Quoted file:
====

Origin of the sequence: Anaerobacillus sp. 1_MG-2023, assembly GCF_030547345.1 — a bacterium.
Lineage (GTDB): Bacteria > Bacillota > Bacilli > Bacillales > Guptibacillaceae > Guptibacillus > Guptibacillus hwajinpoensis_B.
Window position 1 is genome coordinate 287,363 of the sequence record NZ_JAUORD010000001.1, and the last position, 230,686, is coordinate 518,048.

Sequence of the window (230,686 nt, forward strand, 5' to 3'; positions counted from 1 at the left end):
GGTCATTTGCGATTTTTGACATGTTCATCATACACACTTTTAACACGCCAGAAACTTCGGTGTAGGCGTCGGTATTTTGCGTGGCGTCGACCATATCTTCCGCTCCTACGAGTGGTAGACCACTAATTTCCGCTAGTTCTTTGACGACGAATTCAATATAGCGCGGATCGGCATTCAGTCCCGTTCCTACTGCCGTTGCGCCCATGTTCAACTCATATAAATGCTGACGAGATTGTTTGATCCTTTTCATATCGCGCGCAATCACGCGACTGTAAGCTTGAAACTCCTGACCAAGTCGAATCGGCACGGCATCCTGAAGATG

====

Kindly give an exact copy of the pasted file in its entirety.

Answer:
Origin of the sequence: Anaerobacillus sp. 1_MG-2023, assembly GCF_030547345.1 — a bacterium.
Lineage (GTDB): Bacteria > Bacillota > Bacilli > Bacillales > Guptibacillaceae > Guptibacillus > Guptibacillus hwajinpoensis_B.
Window position 1 is genome coordinate 287,363 of the sequence record NZ_JAUORD010000001.1, and the last position, 230,686, is coordinate 518,048.

Sequence of the window (230,686 nt, forward strand, 5' to 3'; positions counted from 1 at the left end):
GGTCATTTGCGATTTTTGACATGTTCATCATACACACTTTTAACACGCCAGAAACTTCGGTGTAGGCGTCGGTATTTTGCGTGGCGTCGACCATATCTTCCGCTCCTACGAGTGGTAGACCACTAATTTCCGCTAGTTCTTTGACGACGAATTCAATATAGCGCGGATCGGCATTCAGTCCCGTTCCTACTGCCGTTGCGCCCATGTTCAACTCATATAAATGCTGACGAGATTGTTTGATCCTTTTCATATCGCGCGCAATCACGCGACTGTAAGCTTGAAACTCCTGACCAAGTCGAATCGGCACGGCATCCTGAAGATG